MC Residences vote postponed due to board’s negativity over the project
BY JAIMIE JULIA WINTERS
The developer of a 46-unit housing and retail project on Orange Road could take another look at the density of the project after most planning board members said they would not approve the application as presented. As no formal vote was taken at the March 9 planning board hearing, the developer has opted to come back to the board on April 6 with an expected new plan.
Since hearings began last year, developer Brian Stolar has reduced the planned height of the MC Residences residential and retail project at 33-37 Orange Road, and will no longer rely on the neighboring Orange Road garage to fulfill its parking requirement. But now the development requires a parking variance, as it provides 79 spaces where 96 are required by code. In order to provide the 79 parking places, six would be aisle-parked, 30 would be provided by a slide-and-stack system — for which the applicant is seeking a waiver — and all would be valet-only.
Karl Pehnke, the developer’s engineer, has argued that rather than the state’s recommendation of 1.8 spaces per bedroom, several of Montclair’s redevelopment plans have minimum residential parking standards in the range of 1.0 to 1.1 spaces per unit. Based on that ratio, the parking required for the building would be 60 spaces — 51 residential plus the nine required for retail, he said.
Although the height of the building is now four stories, down from the six proposed, it will maintain the number of units.
The density of MC Residences came under criticism last year after some board members questioned the redevelopment plan’s “contradictory language” that sets density for the area. In July of last year, the zoning board ruled in favor of the developer in allowing a density of 72 residential units per acre for under the Montclair Center Gateway redevelopment plan, allowing for 46 units to be built on the 0.644-acre lot. The planning board had argued that the plan allowed for only 18 units per acre, while the developer’s attorney argued that the inclusion of a retail component meant that 72 units per acre were allowed.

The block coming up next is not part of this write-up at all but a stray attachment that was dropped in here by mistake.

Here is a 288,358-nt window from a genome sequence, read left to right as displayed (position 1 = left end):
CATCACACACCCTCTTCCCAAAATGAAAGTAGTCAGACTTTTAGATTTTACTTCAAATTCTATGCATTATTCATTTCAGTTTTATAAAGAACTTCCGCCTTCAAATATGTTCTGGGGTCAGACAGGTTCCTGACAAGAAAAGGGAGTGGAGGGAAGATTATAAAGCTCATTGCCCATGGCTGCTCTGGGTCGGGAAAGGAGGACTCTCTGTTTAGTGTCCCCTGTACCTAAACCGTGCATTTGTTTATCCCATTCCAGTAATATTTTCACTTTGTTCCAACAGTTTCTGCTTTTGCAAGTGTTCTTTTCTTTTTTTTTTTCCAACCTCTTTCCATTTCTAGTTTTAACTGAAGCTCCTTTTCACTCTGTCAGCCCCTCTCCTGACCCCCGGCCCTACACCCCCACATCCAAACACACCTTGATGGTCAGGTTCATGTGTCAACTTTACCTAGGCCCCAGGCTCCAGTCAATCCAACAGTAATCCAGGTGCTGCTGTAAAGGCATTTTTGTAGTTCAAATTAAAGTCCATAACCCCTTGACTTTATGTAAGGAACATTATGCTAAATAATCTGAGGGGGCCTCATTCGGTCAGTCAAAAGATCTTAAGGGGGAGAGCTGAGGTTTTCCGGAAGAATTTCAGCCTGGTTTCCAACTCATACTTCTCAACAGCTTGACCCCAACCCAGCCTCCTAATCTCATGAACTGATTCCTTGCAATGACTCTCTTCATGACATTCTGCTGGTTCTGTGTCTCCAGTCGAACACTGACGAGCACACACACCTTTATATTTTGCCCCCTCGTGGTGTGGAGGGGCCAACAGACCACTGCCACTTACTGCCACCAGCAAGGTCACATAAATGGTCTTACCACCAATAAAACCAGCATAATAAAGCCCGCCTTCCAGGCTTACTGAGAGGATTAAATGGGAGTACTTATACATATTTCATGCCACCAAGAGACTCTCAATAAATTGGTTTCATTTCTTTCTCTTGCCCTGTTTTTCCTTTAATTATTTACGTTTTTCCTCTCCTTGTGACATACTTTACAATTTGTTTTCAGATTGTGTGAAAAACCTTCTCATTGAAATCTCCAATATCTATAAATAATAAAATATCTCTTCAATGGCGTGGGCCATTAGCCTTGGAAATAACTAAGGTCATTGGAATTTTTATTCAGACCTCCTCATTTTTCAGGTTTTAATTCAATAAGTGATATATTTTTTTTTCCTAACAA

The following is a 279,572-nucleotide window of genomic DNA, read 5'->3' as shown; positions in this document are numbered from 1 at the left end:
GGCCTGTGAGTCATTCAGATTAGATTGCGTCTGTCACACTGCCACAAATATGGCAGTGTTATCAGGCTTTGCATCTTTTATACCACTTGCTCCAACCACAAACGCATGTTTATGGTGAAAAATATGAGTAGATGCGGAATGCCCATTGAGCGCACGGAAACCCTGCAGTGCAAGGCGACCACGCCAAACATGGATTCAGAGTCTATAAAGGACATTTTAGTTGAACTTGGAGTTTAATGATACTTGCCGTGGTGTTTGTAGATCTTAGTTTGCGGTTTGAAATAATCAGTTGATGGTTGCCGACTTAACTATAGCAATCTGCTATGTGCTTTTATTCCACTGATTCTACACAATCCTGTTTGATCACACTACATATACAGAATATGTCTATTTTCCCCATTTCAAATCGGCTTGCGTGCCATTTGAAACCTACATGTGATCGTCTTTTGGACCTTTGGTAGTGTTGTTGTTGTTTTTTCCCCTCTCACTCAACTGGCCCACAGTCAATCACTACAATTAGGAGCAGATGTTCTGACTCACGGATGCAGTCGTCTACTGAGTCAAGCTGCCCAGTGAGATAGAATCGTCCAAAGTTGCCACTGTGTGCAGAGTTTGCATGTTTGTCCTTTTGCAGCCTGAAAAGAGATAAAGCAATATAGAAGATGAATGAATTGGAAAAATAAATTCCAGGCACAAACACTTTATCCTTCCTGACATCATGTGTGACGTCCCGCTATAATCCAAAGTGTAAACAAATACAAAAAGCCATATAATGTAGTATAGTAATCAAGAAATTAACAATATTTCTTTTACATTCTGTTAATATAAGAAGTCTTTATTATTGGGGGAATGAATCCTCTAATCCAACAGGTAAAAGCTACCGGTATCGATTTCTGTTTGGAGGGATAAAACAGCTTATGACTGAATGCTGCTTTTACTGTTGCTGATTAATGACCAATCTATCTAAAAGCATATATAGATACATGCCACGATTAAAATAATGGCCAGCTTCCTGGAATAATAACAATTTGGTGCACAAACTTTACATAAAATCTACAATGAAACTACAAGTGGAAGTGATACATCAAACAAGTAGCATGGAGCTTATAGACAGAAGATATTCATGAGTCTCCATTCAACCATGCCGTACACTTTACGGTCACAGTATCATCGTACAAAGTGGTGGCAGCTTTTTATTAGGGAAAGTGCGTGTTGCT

The residential portion will contain 16 studios, 12 one-bedrooms, 17 two-bedrooms and one three-bedroom, while the retail space is expected to be 2,300 square feet. The retail space would exclude certain uses — such as fast food, bars or taverns, or high-end restaurants — which in turn would lower the parking need, said developers. Stolar said they have plans to create a food court, with mostly prepared food coming in from local restaurants.
But board members voiced concerns over limiting the use of the retail, which in turn had given the developer the allowance for the residential density. They also had concerns with the parking plan being dependent on a valet 24-7.
For the second time, board member Martin Schwartz suggested that, rather than asking for a parking variance, the developer should reduce the number of units to meet the parking requirement. He said allowing for the parking deficiency would be a detriment to the public good.
Carmel Loughman called the building fundamentally flawed with its density and facade aesthetics.
Carole Willis also questioned the density in the area with two schools, and said the goal was to add retail in an otherwise retail-lacking area, contending its use should not be limited.
Keith Brodock was also concerned with the retail use, but said he would support the application as he didn’t think they could say no to the number of units. “It would be great to have a destination restaurant, but we can’t park it,” he said.
Robin Schlager, the township council’s liaison to the planning board, called the design an “eyesore” and said it was “too big.”
John Rooney said that the building itself was too dense and suggested making more of the studios one-bedrooms.
Board chairman John Wynn said that although he is still confused about how the parking plan will work, he thinks it can because it’s mainly residential.
“If it doesn't, the residents will force it to work,” he said.
Although he did have concerns with the design and restricted retail use, he said he would be inclined to approve the application.
After taking a brief break, the applicant returned and asked for the application to be adjourned until April.